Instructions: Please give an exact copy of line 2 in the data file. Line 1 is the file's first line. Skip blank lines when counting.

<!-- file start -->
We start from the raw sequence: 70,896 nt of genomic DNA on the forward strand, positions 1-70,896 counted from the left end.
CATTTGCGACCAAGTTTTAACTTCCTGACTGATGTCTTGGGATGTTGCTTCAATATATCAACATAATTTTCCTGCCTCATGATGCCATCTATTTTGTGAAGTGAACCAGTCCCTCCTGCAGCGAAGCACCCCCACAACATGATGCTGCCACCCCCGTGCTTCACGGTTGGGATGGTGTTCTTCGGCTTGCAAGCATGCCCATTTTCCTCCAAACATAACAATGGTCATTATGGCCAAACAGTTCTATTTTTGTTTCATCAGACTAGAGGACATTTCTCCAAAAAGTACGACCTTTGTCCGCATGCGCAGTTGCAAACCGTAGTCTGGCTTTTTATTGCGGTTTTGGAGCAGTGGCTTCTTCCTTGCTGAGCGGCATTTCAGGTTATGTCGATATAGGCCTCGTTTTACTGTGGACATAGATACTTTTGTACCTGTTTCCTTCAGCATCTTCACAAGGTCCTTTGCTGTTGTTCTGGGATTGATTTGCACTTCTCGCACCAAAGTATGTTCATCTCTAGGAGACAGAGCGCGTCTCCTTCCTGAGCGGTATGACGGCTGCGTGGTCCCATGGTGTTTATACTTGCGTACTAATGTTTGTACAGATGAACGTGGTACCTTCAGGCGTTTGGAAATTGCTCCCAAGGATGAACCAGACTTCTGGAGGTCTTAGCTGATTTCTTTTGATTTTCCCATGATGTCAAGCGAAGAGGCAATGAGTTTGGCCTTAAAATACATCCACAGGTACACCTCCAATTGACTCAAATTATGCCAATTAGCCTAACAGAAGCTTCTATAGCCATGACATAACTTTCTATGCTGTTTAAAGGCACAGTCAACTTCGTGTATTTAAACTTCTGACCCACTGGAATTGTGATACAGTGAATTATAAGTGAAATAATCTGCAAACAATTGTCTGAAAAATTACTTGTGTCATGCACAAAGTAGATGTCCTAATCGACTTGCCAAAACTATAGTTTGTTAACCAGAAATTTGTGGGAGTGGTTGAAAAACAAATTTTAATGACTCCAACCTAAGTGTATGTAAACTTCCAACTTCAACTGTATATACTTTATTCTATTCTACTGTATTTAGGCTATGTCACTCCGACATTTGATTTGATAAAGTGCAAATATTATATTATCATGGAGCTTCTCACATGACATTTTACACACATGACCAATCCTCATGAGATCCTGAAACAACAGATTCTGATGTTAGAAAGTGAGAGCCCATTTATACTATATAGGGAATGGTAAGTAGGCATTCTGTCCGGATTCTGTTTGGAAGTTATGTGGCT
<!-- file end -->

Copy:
CATTTGCGACCAAGTTTTAACTTCCTGACTGATGTCTTGGGATGTTGCTTCAATATATCAACATAATTTTCCTGCCTCATGATGCCATCTATTTTGTGAAGTGAACCAGTCCCTCCTGCAGCGAAGCACCCCCACAACATGATGCTGCCACCCCCGTGCTTCACGGTTGGGATGGTGTTCTTCGGCTTGCAAGCATGCCCATTTTCCTCCAAACATAACAATGGTCATTATGGCCAAACAGTTCTATTTTTGTTTCATCAGACTAGAGGACATTTCTCCAAAAAGTACGACCTTTGTCCGCATGCGCAGTTGCAAACCGTAGTCTGGCTTTTTATTGCGGTTTTGGAGCAGTGGCTTCTTCCTTGCTGAGCGGCATTTCAGGTTATGTCGATATAGGCCTCGTTTTACTGTGGACATAGATACTTTTGTACCTGTTTCCTTCAGCATCTTCACAAGGTCCTTTGCTGTTGTTCTGGGATTGATTTGCACTTCTCGCACCAAAGTATGTTCATCTCTAGGAGACAGAGCGCGTCTCCTTCCTGAGCGGTATGACGGCTGCGTGGTCCCATGGTGTTTATACTTGCGTACTAATGTTTGTACAGATGAACGTGGTACCTTCAGGCGTTTGGAAATTGCTCCCAAGGATGAACCAGACTTCTGGAGGTCTTAGCTGATTTCTTTTGATTTTCCCATGATGTCAAGCGAAGAGGCAATGAGTTTGGCCTTAAAATACATCCACAGGTACACCTCCAATTGACTCAAATTATGCCAATTAGCCTAACAGAAGCTTCTATAGCCATGACATAACTTTCTATGCTGTTTAAAGGCACAGTCAACTTCGTGTATTTAAACTTCTGACCCACTGGAATTGTGATACAGTGAATTATAAGTGAAATAATCTGCAAACAATTGTCTGAAAAATTACTTGTGTCATGCACAAAGTAGATGTCCTAATCGACTTGCCAAAACTATAGTTTGTTAACCAGAAATTTGTGGGAGTGGTTGAAAAACAAATTTTAATGACTCCAACCTAAGTGTATGTAAACTTCCAACTTCAACTGTATATACTTTATTCTATTCTACTGTATTTAGGCTATGTCACTCCGACATTTGATTTGATAAAGTGCAAATATTATATTATCATGGAGCTTCTCACATGACATTTTACACACATGACCAATCCTCATGAGATCCTGAAACAACAGATTCTGATGTTAGAAAGTGAGAGCCCATTTATACTATATAGGGAATGGTAAGTAGGCATTCTGTCCGGATTCTGTTTGGAAGTTATGTGGCT